Video Game OST: Morrowind – Nerevar Rising/Call of Magic

The Elder Scrolls III: Morrowind

While Oblivion will always be my favourite Elder Scrolls game because of its sentimental value, I can never overlook the fact that Morrowind was turning point of the series. Morrowind, the name of the 3rd main game and the name of the home province of the Dark Elves, will forever be remembered in video game history as the pioneer of open-world RPGs. The idea of getting to play a character any way you like it, take the game at any pace, do the quests in almost any order, etc., that was created by Morrowind. Many still consider Morrowind the best game in the series, because Oblivion and Skyrim had heavily stream-lined (or ‘dumbed down’) a lot of the mechanics that made Morrowind the outstanding game that it is.

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Nerevar Rising/Call of Magic
In all my years that I’ve spent gaming, this is the OST that defines video games for me. Of course, it helps that ‘Nerevar Rising’ is the main theme of Morrowind, and continues to be the most recognisable OST of the Elder Scrolls series. Thanks to the Dragonborn DLC in Skyrim (2011), which brought players back to Solstheim, an area in Morrowind, this historic piece of video game music wonder was revived and remade, brought to the ears of new players.

The main themes of Oblivion and Skyrim were both amazing as well, but neither was able to embody the spirit of adventure and mystery, as well as the potential of heroic and wondrous endeavours that define an Elder Scrolls game.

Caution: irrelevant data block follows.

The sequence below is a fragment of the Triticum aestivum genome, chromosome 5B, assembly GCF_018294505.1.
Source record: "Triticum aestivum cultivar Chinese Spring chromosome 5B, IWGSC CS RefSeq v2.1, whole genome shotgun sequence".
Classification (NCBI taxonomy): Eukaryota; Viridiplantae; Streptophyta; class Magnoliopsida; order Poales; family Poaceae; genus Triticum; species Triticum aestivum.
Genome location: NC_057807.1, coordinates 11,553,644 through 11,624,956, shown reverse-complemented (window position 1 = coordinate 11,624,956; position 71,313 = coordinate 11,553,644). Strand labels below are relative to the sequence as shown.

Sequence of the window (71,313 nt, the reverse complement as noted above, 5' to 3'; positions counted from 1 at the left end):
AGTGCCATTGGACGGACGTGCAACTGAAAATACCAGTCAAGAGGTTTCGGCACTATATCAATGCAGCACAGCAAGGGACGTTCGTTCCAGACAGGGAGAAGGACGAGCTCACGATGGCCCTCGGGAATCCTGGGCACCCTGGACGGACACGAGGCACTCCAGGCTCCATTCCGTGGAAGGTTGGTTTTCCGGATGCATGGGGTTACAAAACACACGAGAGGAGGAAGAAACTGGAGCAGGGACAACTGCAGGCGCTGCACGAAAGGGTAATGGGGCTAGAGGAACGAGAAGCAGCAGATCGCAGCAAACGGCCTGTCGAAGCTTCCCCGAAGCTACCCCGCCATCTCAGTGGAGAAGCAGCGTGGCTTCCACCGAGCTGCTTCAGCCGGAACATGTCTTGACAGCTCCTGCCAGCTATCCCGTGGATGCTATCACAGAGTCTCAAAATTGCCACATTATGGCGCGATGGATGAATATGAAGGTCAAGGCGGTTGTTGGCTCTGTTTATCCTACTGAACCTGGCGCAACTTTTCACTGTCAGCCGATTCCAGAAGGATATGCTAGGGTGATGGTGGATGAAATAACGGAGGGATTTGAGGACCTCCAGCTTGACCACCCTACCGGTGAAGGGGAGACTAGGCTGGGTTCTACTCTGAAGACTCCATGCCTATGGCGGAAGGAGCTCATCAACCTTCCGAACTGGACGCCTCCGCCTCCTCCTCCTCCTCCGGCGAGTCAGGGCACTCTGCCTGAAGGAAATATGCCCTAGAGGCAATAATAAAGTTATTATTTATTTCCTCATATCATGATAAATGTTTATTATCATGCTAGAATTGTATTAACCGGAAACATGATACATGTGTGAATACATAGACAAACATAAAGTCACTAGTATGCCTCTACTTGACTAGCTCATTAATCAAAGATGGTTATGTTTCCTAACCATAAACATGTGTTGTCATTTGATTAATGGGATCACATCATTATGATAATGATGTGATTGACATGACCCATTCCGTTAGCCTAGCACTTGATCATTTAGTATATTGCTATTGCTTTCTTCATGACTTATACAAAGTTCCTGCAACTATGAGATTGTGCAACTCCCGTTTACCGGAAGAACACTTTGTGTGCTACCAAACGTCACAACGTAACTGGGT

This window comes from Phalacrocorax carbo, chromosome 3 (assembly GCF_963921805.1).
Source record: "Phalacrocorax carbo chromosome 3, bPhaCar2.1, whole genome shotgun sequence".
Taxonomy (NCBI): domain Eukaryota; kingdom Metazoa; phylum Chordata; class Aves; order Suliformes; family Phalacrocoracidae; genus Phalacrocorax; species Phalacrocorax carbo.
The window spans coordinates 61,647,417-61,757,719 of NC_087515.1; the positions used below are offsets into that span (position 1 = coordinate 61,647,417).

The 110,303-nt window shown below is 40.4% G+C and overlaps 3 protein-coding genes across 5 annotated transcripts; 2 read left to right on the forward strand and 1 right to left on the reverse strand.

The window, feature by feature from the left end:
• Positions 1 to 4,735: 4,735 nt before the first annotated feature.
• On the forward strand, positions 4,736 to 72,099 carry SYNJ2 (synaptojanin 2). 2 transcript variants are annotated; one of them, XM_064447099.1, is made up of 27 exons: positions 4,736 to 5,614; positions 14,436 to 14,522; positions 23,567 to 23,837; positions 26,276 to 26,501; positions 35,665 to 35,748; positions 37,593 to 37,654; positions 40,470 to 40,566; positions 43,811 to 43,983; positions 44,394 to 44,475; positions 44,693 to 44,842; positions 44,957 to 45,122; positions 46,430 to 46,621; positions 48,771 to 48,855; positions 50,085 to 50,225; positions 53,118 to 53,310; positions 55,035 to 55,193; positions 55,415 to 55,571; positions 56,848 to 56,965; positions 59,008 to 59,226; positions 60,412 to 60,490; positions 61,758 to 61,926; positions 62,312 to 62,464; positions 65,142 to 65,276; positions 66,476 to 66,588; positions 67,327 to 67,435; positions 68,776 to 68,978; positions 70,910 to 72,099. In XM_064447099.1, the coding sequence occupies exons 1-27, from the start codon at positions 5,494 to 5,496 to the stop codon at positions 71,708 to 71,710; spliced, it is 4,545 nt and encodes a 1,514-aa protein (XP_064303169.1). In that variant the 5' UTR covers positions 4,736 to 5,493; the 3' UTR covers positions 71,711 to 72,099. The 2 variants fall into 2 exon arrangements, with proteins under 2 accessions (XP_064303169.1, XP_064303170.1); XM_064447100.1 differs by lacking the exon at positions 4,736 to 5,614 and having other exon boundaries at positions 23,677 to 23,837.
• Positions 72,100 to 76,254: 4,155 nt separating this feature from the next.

The first portion of the OST, namely the first 30 seconds, begins with the accompaniment of a xylophone-piano sounding instrument along with strings. The former, light and sharp, serves to conjure this image of a new beginning. The strings, subtle at first, hint at the heroic pursuits that your player character would potentially embark on. It is dominated still by the brighter and sharper sounding instrument, reminding you that in the Elder Scrolls, you might be destined for a world-changing purpose (as written in the Elder Scrolls), but this is a fresh start. You aren’t playing the Witcher, where the character has a defined past. Your character is whoever you make it to be, starting a new adventure. Listen to it – does it not sound like the feeling of waking up in a new world in an unfamiliar body as the first rays of sunshine from this strange land hits you?

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What is unique about this OST, is that unlike other Elder Scrolls soundtracks, it repeats itself. The only difference is that everytime it repeats the same tune, it crescendos and a new instrument joins in. As the percussion instruments come in, the sense of grandeur increases, rather like how your player character in Morrowind slowly, through rigorous questing and adventuring, discovers his/her destiny. Here, the game mechanics play a huge role. Unlike its successors, Morrowind does not have map markers. Instead, you rely on conversation with NPCs and your journal for directions. Even getting to the point of unraveling the full prophecy that was written in the Elder Scrolls, finding out your characters destiny (main quest), involves stumbling around a lot. This, however, is what makes the game beautiful and relevant, even if its graphics are outdated.